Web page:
What the hell was that?

Nicki MInaj's Grammy Awards show performance of "Roman Holiday" was hell, in so many ways. Most notably, it was a theatrical interpretation of hell, though viewers were indiscriminately and unknowingly cast there within the first few notes.

The jumbled, faltering, brain-deleting insanity of the stage presentation wasn't made any more tolerable by Nicki's singing voice, bending around the tracked vocals in caterwauling notes and nonsense. Until there is a fully edited music video to accompany this song, it will be forever burned into memory as a vortex of blistering shame and confusion.

Nobody -- especially Minaj -- was ready for this. But there were some clues as to what she was going for, references to pop culture flotsam and bedlam that could one day parse into a central theme or idea.

Below, I outline five of many influencers on Minaj's Roman trainwreck. If you relax your eyes long enough, you'll see a dolphin or perhaps a man with a funny hat emerging from this image:

1) West Side Story's "I Feel Pretty" -- Maria is nearly hysterical about how damn pretty she is. She's got a massive crush on a dude. Minaj -- who is already exalted as a musical sexual icon -- sings it out of demonic delirium. Good girl gone mad?

2) "The Exorcist" -- Minaj didn't go so far as vomiting (literal) bile or masturbating with a crucifix, but the video clip and the hyper-sexual performance's arc all point to the film as the main influence and reference, along with a little dab of "The Craft."

3) Roman Catholicism -- Aside from the general insanity flopping all around the stage, what's even more jarring after first-glance is a woman of color springboarding off of Catholicism (Roman Catholicism, get it?). While Madonna and Lady Gaga before her have made a pop spectacle of Catholic rituals and pock-marked history, Minaj put paired sacred and profane with an urban track. An "altar boy" is seen on his knees, his face in that space just above her knees. Her confession turns into an expulsion of violence. The stained glass windows of the "church" become the fire-and-blood-colored backdrop for levitation. The "pope" was her companion on the red carpet. At the end of her (literal) rope, she begs "Mother, forgive me" instead of the traditional gender-opposite "Father, forgive me."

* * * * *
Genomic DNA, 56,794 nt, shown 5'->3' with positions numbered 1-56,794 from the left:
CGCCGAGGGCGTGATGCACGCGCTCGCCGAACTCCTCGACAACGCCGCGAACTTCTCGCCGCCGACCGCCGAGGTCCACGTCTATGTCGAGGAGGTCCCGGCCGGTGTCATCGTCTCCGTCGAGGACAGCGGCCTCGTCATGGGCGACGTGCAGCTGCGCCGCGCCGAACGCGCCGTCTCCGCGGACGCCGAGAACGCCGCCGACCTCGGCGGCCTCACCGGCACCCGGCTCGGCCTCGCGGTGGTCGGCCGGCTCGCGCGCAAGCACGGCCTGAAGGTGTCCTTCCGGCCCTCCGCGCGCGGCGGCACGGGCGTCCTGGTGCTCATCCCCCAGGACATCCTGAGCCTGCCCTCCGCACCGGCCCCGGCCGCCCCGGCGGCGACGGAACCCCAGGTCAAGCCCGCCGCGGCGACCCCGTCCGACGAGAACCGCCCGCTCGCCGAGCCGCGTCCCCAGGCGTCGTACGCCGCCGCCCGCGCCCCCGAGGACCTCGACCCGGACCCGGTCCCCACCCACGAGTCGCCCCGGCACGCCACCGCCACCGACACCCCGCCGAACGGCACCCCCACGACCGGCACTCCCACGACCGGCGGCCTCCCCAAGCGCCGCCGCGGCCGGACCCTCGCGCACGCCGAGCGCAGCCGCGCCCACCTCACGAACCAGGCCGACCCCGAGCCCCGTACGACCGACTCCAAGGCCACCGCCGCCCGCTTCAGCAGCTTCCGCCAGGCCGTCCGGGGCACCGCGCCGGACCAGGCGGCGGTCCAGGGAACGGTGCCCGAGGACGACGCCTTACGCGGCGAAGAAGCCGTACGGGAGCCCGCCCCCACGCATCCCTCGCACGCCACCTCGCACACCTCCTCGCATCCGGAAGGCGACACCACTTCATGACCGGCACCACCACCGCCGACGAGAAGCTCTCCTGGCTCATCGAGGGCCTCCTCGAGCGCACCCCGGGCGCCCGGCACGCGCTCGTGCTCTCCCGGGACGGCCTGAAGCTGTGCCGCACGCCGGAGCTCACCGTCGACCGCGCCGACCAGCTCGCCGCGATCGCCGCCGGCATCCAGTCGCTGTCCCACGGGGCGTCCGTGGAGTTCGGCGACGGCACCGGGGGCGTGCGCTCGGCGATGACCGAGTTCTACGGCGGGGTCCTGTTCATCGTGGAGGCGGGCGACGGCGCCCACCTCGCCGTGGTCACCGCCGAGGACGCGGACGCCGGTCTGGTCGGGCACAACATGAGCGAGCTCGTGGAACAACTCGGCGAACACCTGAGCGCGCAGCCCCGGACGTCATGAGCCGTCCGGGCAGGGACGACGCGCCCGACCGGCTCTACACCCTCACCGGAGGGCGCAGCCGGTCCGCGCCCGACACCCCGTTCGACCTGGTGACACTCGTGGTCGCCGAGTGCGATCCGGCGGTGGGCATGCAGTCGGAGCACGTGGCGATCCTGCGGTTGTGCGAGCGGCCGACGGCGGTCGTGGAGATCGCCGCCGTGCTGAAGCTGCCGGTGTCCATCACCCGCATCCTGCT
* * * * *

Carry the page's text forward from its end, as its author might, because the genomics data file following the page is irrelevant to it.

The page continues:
4) Minaj's own self-reference -- Minaj's multiple personalities get further chopped and screwed here. She's rapping as Roman, her tiffy gay male alter-ego, and singing as Roman's mother Martha on the chorus. Meanwhile, she continues to play on her womanly wiles, trudging around in a dress and dealing with the occasional bondage fantasy. Is Roman persecuted by demons because he is gay, or because the Catholic Church doesn't look too kindly on homosexuals? Or did the producers even get that far?

5) The Holidays -- The Young Money rapper seems to be all about the holidays. She released her first album "Pink Friday" on Black Friday of the shopping year in 2010 and originally plotted to release "Pink Friday: Roman Reloaded" on Valentine's Day. That drop date has since moved to April 3, which is mid-week of Holy Week for Catholics and other Christians. And, of course, there's the title "Roman Holiday" -- a day to enjoy and witness the suffering of others -- and the musical allusion to classic Christmas carol "O Come All Ye Faithful," altered for Minaj's altar.

If I don't die before I wake, then I'll be able to witness "Starships," Minaj's next single from "Roman Reloaded," debuting on Ryan Seacrest's radio show today (Feb. 13). I pray for clarity.


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